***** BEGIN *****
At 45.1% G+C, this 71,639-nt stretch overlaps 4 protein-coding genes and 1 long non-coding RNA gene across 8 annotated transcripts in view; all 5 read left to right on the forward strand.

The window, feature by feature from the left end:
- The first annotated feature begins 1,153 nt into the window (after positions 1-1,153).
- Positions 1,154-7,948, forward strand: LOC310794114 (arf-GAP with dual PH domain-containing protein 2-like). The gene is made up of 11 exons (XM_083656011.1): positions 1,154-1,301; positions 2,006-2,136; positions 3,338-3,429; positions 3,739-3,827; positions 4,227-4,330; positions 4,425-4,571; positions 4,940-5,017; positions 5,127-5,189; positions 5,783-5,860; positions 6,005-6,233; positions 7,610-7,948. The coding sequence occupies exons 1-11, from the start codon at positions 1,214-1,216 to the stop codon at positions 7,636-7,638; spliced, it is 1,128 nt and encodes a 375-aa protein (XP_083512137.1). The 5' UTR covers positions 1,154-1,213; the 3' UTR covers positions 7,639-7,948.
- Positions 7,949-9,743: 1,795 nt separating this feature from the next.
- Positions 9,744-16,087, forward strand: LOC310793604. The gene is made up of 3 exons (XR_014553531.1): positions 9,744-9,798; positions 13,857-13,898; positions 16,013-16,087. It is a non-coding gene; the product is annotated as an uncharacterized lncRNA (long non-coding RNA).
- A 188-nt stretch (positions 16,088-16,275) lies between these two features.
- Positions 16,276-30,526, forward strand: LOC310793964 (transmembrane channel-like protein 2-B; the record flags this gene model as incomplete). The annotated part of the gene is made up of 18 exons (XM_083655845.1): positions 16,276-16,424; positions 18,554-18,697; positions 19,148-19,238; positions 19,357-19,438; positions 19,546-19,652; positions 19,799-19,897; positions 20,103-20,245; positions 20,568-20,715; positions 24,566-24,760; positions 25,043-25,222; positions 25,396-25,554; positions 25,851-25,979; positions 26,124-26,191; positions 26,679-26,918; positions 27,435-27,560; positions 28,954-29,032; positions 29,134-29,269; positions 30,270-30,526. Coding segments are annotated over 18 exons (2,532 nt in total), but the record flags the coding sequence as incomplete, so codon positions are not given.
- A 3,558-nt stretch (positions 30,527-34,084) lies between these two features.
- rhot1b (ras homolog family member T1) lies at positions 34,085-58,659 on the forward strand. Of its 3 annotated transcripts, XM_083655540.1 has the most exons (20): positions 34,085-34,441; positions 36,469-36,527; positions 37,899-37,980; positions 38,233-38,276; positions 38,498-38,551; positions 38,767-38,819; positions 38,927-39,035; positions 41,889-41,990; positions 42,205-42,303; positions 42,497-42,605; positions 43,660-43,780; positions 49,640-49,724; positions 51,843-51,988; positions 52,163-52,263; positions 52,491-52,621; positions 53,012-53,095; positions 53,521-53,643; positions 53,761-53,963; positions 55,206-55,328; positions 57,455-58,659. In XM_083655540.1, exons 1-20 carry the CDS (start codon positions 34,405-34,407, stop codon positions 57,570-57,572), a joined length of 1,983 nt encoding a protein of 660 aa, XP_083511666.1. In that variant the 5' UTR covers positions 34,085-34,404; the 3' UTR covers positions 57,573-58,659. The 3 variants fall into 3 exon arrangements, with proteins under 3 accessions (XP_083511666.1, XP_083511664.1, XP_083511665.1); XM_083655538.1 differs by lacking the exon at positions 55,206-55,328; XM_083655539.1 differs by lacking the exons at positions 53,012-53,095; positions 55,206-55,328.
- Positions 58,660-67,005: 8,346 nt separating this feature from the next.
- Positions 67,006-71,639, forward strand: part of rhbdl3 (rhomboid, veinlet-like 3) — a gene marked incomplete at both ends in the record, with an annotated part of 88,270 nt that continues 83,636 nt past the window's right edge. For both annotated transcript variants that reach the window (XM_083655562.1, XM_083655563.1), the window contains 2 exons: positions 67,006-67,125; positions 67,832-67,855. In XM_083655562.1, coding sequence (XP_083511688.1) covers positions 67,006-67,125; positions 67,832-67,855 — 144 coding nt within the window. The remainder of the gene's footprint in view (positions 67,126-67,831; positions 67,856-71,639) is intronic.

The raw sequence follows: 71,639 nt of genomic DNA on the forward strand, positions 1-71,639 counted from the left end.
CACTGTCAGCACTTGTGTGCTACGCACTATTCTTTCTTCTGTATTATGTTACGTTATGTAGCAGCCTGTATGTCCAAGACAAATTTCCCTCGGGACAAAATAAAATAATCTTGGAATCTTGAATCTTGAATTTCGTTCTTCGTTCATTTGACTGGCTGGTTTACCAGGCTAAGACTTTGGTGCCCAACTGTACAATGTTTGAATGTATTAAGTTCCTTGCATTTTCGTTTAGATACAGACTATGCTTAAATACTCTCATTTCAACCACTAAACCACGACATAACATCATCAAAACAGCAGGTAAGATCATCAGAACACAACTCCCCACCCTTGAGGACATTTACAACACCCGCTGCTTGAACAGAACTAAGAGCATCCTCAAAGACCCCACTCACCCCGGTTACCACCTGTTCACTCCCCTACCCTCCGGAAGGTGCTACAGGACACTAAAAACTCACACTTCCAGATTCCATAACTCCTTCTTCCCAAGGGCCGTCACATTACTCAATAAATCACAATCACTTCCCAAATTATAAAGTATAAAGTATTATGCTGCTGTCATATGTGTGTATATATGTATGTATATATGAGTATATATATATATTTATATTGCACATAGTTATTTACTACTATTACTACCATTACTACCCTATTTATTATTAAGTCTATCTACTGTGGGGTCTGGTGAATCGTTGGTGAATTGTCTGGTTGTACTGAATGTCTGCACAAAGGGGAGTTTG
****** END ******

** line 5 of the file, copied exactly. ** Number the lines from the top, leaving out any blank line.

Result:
- Positions 7,949-9,743: 1,795 nt separating this feature from the next.